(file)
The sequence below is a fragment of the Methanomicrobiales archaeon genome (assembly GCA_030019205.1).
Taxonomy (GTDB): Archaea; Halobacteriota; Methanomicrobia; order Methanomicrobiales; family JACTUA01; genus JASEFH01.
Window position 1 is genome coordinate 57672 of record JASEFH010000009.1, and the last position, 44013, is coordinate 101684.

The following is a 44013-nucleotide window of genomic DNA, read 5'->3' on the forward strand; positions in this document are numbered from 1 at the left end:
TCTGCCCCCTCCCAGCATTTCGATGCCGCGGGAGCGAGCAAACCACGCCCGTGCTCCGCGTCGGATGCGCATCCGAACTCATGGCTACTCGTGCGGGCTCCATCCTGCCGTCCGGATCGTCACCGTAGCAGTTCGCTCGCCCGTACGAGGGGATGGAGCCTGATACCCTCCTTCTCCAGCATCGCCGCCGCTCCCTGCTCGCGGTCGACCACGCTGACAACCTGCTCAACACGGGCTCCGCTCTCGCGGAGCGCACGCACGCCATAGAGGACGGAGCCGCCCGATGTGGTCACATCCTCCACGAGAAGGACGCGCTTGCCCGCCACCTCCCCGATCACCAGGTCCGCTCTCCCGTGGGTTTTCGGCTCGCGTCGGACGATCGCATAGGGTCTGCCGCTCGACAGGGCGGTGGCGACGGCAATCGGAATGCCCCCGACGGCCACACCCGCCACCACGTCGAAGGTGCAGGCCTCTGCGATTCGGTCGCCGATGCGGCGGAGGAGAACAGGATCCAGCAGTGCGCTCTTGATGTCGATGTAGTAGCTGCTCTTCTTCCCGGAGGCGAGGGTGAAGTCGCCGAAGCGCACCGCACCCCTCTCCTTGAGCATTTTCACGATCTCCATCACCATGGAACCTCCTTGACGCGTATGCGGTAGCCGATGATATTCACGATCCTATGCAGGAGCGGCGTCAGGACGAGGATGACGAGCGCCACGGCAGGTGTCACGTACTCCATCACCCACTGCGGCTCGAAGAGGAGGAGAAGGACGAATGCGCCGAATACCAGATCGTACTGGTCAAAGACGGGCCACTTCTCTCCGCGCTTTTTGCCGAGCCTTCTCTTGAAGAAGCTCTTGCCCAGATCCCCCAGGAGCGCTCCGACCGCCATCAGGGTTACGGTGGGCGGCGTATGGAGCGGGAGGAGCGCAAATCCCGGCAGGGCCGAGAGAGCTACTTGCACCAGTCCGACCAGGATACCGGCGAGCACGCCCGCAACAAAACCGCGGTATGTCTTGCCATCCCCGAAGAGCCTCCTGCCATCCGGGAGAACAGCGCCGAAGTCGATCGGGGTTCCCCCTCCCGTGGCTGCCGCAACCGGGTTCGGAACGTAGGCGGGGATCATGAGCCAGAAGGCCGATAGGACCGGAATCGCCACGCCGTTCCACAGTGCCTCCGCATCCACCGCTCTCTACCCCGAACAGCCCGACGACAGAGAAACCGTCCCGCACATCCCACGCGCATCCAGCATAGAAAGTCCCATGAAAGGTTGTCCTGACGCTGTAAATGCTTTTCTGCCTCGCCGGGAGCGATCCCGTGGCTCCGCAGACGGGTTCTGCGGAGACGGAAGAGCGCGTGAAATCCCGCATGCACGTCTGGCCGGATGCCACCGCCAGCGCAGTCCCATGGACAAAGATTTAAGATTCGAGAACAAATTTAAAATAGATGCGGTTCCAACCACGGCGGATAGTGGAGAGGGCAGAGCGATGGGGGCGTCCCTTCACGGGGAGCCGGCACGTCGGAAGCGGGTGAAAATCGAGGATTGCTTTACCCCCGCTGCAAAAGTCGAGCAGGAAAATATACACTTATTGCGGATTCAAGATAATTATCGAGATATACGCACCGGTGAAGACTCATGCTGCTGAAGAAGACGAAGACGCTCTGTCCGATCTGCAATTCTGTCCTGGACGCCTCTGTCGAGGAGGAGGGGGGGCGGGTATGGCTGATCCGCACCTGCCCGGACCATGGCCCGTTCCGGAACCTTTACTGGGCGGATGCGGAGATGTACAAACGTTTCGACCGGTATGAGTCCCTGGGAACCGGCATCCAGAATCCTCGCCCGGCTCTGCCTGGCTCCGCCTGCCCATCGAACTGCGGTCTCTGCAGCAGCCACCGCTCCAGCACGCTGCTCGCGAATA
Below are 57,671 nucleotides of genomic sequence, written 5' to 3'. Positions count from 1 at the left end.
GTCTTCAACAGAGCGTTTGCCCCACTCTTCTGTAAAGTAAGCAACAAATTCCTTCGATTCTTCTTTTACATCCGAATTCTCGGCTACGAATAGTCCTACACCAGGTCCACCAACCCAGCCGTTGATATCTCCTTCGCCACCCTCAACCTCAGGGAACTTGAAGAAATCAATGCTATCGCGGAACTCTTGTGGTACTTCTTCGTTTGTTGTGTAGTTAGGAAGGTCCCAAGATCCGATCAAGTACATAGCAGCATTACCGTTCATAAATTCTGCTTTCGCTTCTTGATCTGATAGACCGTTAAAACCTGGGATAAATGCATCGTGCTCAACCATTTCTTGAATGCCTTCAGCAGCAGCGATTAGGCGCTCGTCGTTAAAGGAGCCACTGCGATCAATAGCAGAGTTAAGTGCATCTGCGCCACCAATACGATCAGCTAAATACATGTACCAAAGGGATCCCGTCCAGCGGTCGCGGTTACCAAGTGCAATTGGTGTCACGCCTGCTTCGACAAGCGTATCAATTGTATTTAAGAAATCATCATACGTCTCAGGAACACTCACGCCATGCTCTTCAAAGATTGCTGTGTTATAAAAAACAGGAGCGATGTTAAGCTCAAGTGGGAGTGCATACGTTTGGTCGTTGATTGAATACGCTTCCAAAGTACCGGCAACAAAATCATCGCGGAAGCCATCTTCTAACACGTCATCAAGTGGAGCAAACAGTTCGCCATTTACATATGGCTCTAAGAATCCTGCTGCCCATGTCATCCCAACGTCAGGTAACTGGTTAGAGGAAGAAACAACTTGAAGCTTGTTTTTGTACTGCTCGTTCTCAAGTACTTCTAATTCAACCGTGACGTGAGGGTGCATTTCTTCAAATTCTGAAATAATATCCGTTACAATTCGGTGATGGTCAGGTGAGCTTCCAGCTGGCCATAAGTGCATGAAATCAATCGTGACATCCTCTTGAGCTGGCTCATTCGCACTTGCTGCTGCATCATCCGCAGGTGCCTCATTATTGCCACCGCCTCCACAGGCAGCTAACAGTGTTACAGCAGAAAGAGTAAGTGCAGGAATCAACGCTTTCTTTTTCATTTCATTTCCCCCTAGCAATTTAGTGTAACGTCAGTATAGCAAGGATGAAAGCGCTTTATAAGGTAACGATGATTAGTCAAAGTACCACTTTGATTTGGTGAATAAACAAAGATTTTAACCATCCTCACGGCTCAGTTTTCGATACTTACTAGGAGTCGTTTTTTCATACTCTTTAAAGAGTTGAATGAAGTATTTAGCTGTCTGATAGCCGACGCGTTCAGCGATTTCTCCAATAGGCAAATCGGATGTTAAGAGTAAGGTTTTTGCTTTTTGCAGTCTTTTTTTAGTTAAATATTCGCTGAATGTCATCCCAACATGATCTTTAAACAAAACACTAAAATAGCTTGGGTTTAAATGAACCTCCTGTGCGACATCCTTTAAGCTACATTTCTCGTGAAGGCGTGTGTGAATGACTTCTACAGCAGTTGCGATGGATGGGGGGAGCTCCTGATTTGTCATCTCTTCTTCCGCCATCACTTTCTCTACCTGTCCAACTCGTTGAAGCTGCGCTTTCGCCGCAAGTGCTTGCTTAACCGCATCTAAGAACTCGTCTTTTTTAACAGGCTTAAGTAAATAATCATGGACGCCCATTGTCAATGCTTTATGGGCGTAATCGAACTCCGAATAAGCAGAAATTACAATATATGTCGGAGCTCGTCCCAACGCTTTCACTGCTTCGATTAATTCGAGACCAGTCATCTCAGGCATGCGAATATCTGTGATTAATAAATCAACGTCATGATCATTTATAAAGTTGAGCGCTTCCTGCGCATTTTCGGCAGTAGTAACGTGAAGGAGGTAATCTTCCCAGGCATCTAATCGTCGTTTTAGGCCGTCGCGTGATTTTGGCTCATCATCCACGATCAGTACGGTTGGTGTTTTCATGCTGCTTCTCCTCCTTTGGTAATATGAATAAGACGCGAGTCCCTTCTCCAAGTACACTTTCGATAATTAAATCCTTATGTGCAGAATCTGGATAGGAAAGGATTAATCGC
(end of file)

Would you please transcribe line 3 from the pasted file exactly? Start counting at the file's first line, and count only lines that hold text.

Window position 1 is genome coordinate 57672 of record JASEFH010000009.1, and the last position, 44013, is coordinate 101684.